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This Year's NBA Slam Dunk Contest Is A Trip Down Memory Lane
Will history repeat itself?
by John Paulo Aguilera | Feb 17, 2018
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As disappointing as the last NBA Slam Dunk Contest was, this year's crop of human highlight reels show some promise, despite Aaron Gordon's last-minute replacement.

Even with no Zach Lavine, Gerald Green, and (still) LeBron James, Sunday's gravity-defying group is rather intriguing. This is Victor Oladipo's second time competing, following a runner-up finish in 2015. Rookies Dennis Smith, Jr. and Donovan Mitchell (Gordon's substitute) will take out their in-game anger on the rims during All-Star Weekend. And it's no secret that Larry Nance, Jr. is trying to bring honor to his father's name.

But did you know that the 2018 dunk contest is somehow linked to its earlier stagings? We're not just reaching here to make things interesting—each participant has a loose connection to the past, particularly the first two mountings, in one way or another.


Dennis Smith, Jr. (Dallas Mavericks)

Remember? Michael Finley (1997)

Dallas didn't have a representative until 1995 in Tony Dumas, who finished dead last due to three botched attempts in the first round. Michael Finley reached the finals in the year after the next one, only to lose to Kobe Bryant. Finley might be the closest comparison to Smith, whose explosiveness makes up for his shooting. DSJ may not have a direct connection to the early days of the affair, but he does carry the most popular surname in dunk contest history—Otis (1988, 1991), Kenny (1990, 1991, 1993), JR (2005, 2009), and Josh (2005 champion, 2006) would be proud.

Donvan Mitchell (Utah Jazz)

Remember? Darrell Griffith (1984)

Mitchell capably filled the superstar void left by Gordon Hayward in Utah, just like how Griffith took over from Pete Maravich when he was drafted in 1980. Both are 20-point scorers as freshmen, thanks to their impressive range and athleticism. All the "Spider" has to do is win Rookie of the Year to seal the deal. "Dr. Dunkenstein" was among the participants of the inaugural event, but didn't bring home the hardware in the consecutive years that he joined. Although unlike his predecessor, who was picked second, Donovan was selected 13th overall, so who knows?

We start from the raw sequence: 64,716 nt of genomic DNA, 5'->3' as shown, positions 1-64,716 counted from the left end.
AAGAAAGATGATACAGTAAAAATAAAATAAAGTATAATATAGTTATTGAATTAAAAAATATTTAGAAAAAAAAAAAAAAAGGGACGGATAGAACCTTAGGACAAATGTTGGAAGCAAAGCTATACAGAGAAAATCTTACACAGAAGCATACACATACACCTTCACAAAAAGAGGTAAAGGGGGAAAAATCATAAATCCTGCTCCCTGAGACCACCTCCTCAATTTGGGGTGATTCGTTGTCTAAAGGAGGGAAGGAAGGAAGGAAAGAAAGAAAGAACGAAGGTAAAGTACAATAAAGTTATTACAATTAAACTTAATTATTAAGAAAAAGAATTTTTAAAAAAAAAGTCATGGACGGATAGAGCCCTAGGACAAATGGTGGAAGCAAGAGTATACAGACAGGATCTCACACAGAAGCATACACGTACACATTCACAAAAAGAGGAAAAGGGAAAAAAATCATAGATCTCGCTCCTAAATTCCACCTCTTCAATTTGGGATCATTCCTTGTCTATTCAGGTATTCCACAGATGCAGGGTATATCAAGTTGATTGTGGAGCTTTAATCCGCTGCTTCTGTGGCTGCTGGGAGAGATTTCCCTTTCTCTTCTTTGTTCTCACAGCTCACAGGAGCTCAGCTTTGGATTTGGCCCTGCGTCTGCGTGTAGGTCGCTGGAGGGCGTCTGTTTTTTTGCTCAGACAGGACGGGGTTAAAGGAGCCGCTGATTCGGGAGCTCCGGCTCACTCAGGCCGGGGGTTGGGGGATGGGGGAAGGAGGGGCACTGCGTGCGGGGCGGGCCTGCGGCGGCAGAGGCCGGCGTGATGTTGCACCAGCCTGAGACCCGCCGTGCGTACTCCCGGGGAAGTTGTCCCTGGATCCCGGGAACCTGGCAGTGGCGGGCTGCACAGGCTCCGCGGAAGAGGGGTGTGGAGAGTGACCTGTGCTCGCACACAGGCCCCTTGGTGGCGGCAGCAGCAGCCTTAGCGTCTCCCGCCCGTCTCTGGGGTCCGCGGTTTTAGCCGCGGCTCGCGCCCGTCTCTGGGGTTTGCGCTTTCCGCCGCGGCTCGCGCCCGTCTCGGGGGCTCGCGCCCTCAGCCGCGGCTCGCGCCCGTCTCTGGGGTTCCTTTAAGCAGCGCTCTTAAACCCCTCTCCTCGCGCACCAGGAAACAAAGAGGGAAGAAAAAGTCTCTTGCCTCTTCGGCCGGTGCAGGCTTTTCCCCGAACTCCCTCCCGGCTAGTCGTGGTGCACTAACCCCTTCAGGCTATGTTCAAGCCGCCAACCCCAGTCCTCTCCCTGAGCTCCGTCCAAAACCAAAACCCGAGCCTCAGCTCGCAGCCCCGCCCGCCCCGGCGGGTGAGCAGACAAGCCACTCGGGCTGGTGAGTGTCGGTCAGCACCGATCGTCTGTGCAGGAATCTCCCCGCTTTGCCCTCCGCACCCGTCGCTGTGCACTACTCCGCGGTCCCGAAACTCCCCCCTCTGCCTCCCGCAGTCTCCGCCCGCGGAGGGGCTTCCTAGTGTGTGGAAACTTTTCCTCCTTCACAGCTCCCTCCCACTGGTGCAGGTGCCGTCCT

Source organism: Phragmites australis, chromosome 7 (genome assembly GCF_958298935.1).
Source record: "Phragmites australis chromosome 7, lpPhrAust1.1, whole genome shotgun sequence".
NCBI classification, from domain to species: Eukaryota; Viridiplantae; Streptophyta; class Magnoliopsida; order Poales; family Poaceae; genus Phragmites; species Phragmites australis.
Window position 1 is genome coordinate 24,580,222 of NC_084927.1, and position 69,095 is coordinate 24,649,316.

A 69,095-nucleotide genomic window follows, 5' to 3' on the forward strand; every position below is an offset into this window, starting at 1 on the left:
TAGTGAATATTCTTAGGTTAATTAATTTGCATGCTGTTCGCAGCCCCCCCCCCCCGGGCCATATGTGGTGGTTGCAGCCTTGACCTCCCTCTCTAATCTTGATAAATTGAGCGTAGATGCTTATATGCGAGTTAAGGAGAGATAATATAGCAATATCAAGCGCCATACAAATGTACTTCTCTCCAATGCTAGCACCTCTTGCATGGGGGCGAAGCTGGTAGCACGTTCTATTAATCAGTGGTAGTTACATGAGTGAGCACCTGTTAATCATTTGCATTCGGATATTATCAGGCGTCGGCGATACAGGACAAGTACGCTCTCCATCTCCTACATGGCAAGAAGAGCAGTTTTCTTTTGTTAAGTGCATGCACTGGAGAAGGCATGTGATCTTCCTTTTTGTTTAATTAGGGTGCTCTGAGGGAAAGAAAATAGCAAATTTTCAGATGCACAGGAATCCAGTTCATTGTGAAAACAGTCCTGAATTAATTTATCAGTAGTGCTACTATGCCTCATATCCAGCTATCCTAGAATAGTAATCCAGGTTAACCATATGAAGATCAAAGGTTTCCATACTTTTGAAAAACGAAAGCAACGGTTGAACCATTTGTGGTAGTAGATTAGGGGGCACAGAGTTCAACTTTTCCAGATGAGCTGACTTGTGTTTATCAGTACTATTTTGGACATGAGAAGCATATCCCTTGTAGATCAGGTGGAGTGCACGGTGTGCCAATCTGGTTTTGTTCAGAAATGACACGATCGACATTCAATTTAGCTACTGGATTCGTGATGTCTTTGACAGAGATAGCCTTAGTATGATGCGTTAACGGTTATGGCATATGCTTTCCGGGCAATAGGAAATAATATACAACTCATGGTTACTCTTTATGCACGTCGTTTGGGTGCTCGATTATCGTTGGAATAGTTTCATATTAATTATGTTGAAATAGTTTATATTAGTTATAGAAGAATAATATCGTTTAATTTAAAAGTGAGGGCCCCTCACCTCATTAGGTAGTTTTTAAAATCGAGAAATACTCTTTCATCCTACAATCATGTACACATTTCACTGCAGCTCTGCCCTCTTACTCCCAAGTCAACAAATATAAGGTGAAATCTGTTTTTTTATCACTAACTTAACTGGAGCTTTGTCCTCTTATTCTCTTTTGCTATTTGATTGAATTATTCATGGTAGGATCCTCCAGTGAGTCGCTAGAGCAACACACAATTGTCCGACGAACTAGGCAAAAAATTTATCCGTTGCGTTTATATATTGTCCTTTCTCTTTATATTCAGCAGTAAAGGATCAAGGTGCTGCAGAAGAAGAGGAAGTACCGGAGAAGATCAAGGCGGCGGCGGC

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Victor Oladipo (Indiana Pacers)

Remember? Terrence Stansbury (1985)

Aside from the penchant for 360 dunks and Stansbury's team when he first entered the competition, the similarities end there. For three straight years (the last as a the Seattle Supersonics), the progenitor of the "Statue of Liberty" slam consistently placed third in the dunk contest before being out of the league (6.3 ppg). Meanwhile, Oladipo is just realizing his potential (24.4 ppg 5.3 rpg 4.1 apg 2.1 spg) as the face of a young Pacer franchise. Here's hoping he'll have a better showing than the reigning (yet underwhelming) champion from Indiana (Sorry, Glen Robinson III).

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Larry Nance, Jr.

Remember? Larry Nance, Sr. (1984 champion)

There's no other way to put it: this was the Kid from Akron's destiny, much like his recent arrival in Cleveland. The older Nance was crowned as the first official NBA dunk king, beating legendary aerial artists Julius Erving (ABA champ) and Dominique Wilkins, back when Larry Jr. still wasn't born. Everyone has been waiting for him to follow in his father's footsteps since he was drafted in 2015, more so when he started unleashing his full set of in-game jams. The son gets the chance to repeat history and live up to his name, at least in the All-Star showcase.

 

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